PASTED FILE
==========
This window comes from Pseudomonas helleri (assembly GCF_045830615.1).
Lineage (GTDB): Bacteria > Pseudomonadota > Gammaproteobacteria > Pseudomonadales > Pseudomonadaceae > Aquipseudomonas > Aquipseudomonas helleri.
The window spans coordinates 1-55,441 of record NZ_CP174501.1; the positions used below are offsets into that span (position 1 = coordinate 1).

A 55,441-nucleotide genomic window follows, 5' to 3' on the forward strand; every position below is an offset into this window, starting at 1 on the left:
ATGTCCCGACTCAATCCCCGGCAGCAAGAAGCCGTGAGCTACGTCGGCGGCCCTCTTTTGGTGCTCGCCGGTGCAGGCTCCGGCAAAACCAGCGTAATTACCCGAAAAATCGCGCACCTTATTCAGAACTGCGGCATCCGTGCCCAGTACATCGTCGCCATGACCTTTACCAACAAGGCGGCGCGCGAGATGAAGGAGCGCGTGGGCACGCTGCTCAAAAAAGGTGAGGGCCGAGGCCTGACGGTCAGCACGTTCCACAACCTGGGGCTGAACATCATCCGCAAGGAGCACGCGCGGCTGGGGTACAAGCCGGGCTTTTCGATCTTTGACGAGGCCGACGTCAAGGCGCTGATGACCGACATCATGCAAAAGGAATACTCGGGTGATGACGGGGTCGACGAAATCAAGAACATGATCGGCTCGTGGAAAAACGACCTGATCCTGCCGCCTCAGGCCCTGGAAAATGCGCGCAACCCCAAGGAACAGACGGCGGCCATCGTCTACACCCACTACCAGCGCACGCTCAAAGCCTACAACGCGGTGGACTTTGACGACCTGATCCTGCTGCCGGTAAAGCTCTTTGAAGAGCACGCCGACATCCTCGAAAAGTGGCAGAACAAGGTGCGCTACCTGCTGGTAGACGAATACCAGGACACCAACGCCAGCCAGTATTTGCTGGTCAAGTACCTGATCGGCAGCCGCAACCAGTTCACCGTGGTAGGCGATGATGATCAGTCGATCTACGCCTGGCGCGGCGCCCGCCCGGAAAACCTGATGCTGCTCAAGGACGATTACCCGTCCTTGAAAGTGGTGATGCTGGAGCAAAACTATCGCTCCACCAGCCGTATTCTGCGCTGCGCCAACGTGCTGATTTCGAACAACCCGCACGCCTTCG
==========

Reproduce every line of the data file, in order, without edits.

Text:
This window comes from Pseudomonas helleri (assembly GCF_045830615.1).
Lineage (GTDB): Bacteria > Pseudomonadota > Gammaproteobacteria > Pseudomonadales > Pseudomonadaceae > Aquipseudomonas > Aquipseudomonas helleri.
The window spans coordinates 1-55,441 of record NZ_CP174501.1; the positions used below are offsets into that span (position 1 = coordinate 1).

A 55,441-nucleotide genomic window follows, 5' to 3' on the forward strand; every position below is an offset into this window, starting at 1 on the left:
ATGTCCCGACTCAATCCCCGGCAGCAAGAAGCCGTGAGCTACGTCGGCGGCCCTCTTTTGGTGCTCGCCGGTGCAGGCTCCGGCAAAACCAGCGTAATTACCCGAAAAATCGCGCACCTTATTCAGAACTGCGGCATCCGTGCCCAGTACATCGTCGCCATGACCTTTACCAACAAGGCGGCGCGCGAGATGAAGGAGCGCGTGGGCACGCTGCTCAAAAAAGGTGAGGGCCGAGGCCTGACGGTCAGCACGTTCCACAACCTGGGGCTGAACATCATCCGCAAGGAGCACGCGCGGCTGGGGTACAAGCCGGGCTTTTCGATCTTTGACGAGGCCGACGTCAAGGCGCTGATGACCGACATCATGCAAAAGGAATACTCGGGTGATGACGGGGTCGACGAAATCAAGAACATGATCGGCTCGTGGAAAAACGACCTGATCCTGCCGCCTCAGGCCCTGGAAAATGCGCGCAACCCCAAGGAACAGACGGCGGCCATCGTCTACACCCACTACCAGCGCACGCTCAAAGCCTACAACGCGGTGGACTTTGACGACCTGATCCTGCTGCCGGTAAAGCTCTTTGAAGAGCACGCCGACATCCTCGAAAAGTGGCAGAACAAGGTGCGCTACCTGCTGGTAGACGAATACCAGGACACCAACGCCAGCCAGTATTTGCTGGTCAAGTACCTGATCGGCAGCCGCAACCAGTTCACCGTGGTAGGCGATGATGATCAGTCGATCTACGCCTGGCGCGGCGCCCGCCCGGAAAACCTGATGCTGCTCAAGGACGATTACCCGTCCTTGAAAGTGGTGATGCTGGAGCAAAACTATCGCTCCACCAGCCGTATTCTGCGCTGCGCCAACGTGCTGATTTCGAACAACCCGCACGCCTTCG